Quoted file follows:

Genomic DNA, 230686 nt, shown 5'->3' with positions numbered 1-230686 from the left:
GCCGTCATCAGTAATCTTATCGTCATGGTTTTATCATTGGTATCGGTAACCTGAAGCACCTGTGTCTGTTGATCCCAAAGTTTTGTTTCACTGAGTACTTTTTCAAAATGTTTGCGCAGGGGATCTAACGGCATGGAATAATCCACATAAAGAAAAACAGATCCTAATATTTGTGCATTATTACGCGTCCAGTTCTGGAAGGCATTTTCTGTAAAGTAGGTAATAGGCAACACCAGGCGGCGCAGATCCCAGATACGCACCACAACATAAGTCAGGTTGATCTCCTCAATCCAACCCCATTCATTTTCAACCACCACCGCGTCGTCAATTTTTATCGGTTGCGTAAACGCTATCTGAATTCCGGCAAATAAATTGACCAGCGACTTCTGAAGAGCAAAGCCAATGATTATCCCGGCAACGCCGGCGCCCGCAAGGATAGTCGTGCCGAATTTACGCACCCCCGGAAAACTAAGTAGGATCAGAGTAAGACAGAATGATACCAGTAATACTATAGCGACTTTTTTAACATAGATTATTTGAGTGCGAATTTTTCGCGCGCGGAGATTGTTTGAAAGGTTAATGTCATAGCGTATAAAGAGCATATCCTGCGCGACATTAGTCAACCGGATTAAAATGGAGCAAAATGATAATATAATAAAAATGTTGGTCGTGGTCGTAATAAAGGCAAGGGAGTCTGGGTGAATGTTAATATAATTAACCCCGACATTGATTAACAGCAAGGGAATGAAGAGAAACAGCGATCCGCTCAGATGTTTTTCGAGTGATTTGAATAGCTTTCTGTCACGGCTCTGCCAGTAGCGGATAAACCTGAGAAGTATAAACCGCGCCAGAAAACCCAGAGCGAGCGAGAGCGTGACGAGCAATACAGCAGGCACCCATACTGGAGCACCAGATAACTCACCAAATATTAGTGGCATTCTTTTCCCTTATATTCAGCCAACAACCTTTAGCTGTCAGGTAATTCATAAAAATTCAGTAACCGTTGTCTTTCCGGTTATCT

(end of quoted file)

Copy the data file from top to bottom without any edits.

Genomic DNA, 230686 nt, shown 5'->3' with positions numbered 1-230686 from the left:
GCCGTCATCAGTAATCTTATCGTCATGGTTTTATCATTGGTATCGGTAACCTGAAGCACCTGTGTCTGTTGATCCCAAAGTTTTGTTTCACTGAGTACTTTTTCAAAATGTTTGCGCAGGGGATCTAACGGCATGGAATAATCCACATAAAGAAAAACAGATCCTAATATTTGTGCATTATTACGCGTCCAGTTCTGGAAGGCATTTTCTGTAAAGTAGGTAATAGGCAACACCAGGCGGCGCAGATCCCAGATACGCACCACAACATAAGTCAGGTTGATCTCCTCAATCCAACCCCATTCATTTTCAACCACCACCGCGTCGTCAATTTTTATCGGTTGCGTAAACGCTATCTGAATTCCGGCAAATAAATTGACCAGCGACTTCTGAAGAGCAAAGCCAATGATTATCCCGGCAACGCCGGCGCCCGCAAGGATAGTCGTGCCGAATTTACGCACCCCCGGAAAACTAAGTAGGATCAGAGTAAGACAGAATGATACCAGTAATACTATAGCGACTTTTTTAACATAGATTATTTGAGTGCGAATTTTTCGCGCGCGGAGATTGTTTGAAAGGTTAATGTCATAGCGTATAAAGAGCATATCCTGCGCGACATTAGTCAACCGGATTAAAATGGAGCAAAATGATAATATAATAAAAATGTTGGTCGTGGTCGTAATAAAGGCAAGGGAGTCTGGGTGAATGTTAATATAATTAACCCCGACATTGATTAACAGCAAGGGAATGAAGAGAAACAGCGATCCGCTCAGATGTTTTTCGAGTGATTTGAATAGCTTTCTGTCACGGCTCTGCCAGTAGCGGATAAACCTGAGAAGTATAAACCGCGCCAGAAAACCCAGAGCGAGCGAGAGCGTGACGAGCAATACAGCAGGCACCCATACTGGAGCACCAGATAACTCACCAAATATTAGTGGCATTCTTTTCCCTTATATTCAGCCAACAACCTTTAGCTGTCAGGTAATTCATAAAAATTCAGTAACCGTTGTCTTTCCGGTTATCT